10 June 2014

The Third Way

Those who can, do. Those who can't do, teach preteen children (and there's a problem right there). Those who can't do or teach, go into sales... or advertising...

  • During the most-recent business-structure change in the music industry, the long-tail advocates claimed that musicians could make up for everything they lost in sales of recorded copies by going on the road. Leaving aside the dubious ability of most untrained musicians to do so — the real skill imposed by extensive training is the ability to reproduce (or close to it) a performance in an unfamiliar environment, and that lack of training shows up in a disturbing proportion of popular/folk/etc musicians' performances on the road — the finances don't work so well, either. And the less said about the problems of songwriters (as distinct from performers), the better.

    Then, too, "on the road" isn't exactly remunerative for authors...

  • There's a current kerfluffle/meme about the putative shame of reading YA books, perhaps (this time) triggered by a certain film doing the rounds. Arguments like these always make me shake my head, for a simple reason: YA is not a description of the content, but of the marketing strategy adopted by the publisher... often by personnel at the publisher who have not read the work. Consider, for example, whether in today's market Animal Farm might be treated as "YA" by someone who had not read it, but looked only at a 125-word nonevaluative summary... or, more to the point, whether A Wizard of Earthsea would continue to be treated as a "children's book" (there wasn't a "YA" category when it was first published). And what of "boys' adventure stories"... like She?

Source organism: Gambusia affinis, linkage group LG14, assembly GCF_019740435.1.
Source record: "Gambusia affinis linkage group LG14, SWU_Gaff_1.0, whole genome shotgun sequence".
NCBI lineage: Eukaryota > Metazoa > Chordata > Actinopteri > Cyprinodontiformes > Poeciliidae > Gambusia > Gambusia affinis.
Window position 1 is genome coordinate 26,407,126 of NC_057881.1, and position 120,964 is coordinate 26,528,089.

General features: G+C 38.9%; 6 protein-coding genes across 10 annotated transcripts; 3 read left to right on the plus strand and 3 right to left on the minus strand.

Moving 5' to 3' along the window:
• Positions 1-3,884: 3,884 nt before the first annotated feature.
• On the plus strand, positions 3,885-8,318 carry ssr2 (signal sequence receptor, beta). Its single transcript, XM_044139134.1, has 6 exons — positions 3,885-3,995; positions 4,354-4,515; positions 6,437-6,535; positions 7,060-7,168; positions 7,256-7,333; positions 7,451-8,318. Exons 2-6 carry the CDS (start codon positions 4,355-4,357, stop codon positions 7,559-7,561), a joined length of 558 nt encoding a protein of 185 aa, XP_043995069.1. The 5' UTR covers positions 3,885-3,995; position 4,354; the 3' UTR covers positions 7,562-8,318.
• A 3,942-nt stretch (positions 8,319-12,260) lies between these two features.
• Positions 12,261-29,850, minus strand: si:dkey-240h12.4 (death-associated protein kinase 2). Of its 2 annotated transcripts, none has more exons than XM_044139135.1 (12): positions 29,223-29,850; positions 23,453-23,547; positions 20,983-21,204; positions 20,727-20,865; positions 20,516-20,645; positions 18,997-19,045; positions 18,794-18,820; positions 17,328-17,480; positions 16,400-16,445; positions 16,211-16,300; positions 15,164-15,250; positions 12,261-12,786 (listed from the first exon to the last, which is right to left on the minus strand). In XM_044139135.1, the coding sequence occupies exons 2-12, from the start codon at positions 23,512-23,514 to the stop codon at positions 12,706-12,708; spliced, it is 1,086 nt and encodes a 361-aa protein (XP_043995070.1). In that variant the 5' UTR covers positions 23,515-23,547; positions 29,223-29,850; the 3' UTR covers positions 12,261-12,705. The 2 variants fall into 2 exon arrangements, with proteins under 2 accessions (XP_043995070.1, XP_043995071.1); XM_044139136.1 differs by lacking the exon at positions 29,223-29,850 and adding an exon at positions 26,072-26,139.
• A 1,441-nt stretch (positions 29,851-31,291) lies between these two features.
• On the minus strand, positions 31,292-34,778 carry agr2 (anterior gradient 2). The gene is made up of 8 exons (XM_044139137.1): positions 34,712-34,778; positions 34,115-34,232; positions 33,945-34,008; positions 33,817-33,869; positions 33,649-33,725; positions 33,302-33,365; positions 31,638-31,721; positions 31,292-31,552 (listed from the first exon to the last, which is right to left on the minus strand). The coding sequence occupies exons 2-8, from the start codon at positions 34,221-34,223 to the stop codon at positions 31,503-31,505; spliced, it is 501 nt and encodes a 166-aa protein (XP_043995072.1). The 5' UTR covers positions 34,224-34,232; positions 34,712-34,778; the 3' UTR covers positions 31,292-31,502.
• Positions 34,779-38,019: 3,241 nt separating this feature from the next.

• I'm not sure which is a greater indictment of the Turing Test: That a program designed to mimic a 13-year-old second-language boy "passed" by convincing 1 in 3 observers after a five-minute "conversation" that it was not a machine... or that the observers clearly knew so little about 13-year-old boys. All they needed to do was ask some leading questions about internet porn!
  • There's been lots of international copyright news of late, much of which I'm still digesting and trying to see how it relates to other bits and pieces. One piece that stands fairly well on its own, though, is that proposed "exceptions" (defenses) to UK copyright infringement for private copying and parody are back on the calendar for 01 October 2014. Again, they could make it simpler and better by adopting the First Amendment first; it may be flawed, but it's one helluva lot better than anything else that anyone has come up with.